Ok, those who know me know I have views on this. What I don’t have is answers. Why is it so hard to make deep, intimate friendships in Sydney? Why do Sydney people hardly ever have dinner parties? Why do they virtually never call to arrange casual social things? Why when you text do they take hours to reply? I’ve heard theories: People pass through Sydney and don’t stay so nobody makes the effort to form new friendships; Sydney is such an outdoor city people focus more on the beach. It’s all crap. Make an effort people. You’d be surprised the joy that new people in your life can bring.
Melbourne-4 / Sydney-4

9. Attitude & sexiness
Ok, I admit this is closely linked to 8 above. Sydney has been the #1 city in this country since the 1890s, and it has weather, location, a Harbour Bridge and Opera House. It is the first stop for most visitors to this country (despite the efforts of my ex-colleagues at Tourism Victoria). With it has come complacency and ‘tude’. Well, this has cost ya, my Sydney friends. Neglect has seen tourism, population growth, and general livability go backward, while your southern sister has moved forward. Attitude comes through in general demeanor and is decidedly un-sexy. Loosen up people, have a laugh, wear what you want to, and smile at strangers. You might even get laid. Then we could all get some sleep.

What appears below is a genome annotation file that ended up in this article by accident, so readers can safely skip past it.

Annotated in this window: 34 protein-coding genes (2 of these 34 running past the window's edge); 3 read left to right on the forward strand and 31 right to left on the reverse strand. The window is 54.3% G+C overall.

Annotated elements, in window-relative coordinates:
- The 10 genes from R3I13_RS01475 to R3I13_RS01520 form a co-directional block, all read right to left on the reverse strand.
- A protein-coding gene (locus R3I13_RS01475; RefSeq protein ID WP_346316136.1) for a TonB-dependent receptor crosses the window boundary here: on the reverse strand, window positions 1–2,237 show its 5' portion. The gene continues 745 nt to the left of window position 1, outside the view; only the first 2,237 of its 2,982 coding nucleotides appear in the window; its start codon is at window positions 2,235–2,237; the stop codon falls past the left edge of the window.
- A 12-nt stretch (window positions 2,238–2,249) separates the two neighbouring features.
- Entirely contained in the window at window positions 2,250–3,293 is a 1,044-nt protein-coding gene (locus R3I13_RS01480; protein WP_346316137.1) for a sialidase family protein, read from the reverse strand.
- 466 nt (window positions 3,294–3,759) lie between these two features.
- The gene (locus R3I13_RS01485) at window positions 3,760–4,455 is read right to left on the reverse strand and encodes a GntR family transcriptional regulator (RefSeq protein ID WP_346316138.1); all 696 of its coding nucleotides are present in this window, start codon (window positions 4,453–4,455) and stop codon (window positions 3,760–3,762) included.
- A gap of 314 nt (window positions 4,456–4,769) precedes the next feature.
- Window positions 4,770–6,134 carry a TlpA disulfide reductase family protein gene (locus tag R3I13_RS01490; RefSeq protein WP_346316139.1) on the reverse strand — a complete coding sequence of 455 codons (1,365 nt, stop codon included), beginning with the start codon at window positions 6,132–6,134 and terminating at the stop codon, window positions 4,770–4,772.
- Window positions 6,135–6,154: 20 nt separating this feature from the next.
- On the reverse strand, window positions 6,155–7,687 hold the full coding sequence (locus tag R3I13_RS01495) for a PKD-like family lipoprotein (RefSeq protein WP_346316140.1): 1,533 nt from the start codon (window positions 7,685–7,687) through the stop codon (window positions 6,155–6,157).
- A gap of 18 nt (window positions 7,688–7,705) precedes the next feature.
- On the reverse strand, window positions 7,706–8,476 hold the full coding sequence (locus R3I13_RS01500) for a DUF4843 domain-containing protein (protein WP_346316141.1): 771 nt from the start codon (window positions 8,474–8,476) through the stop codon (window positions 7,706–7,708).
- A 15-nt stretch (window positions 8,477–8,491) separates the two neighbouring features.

Melbourne-5 / Sydney-4

10. Public Transport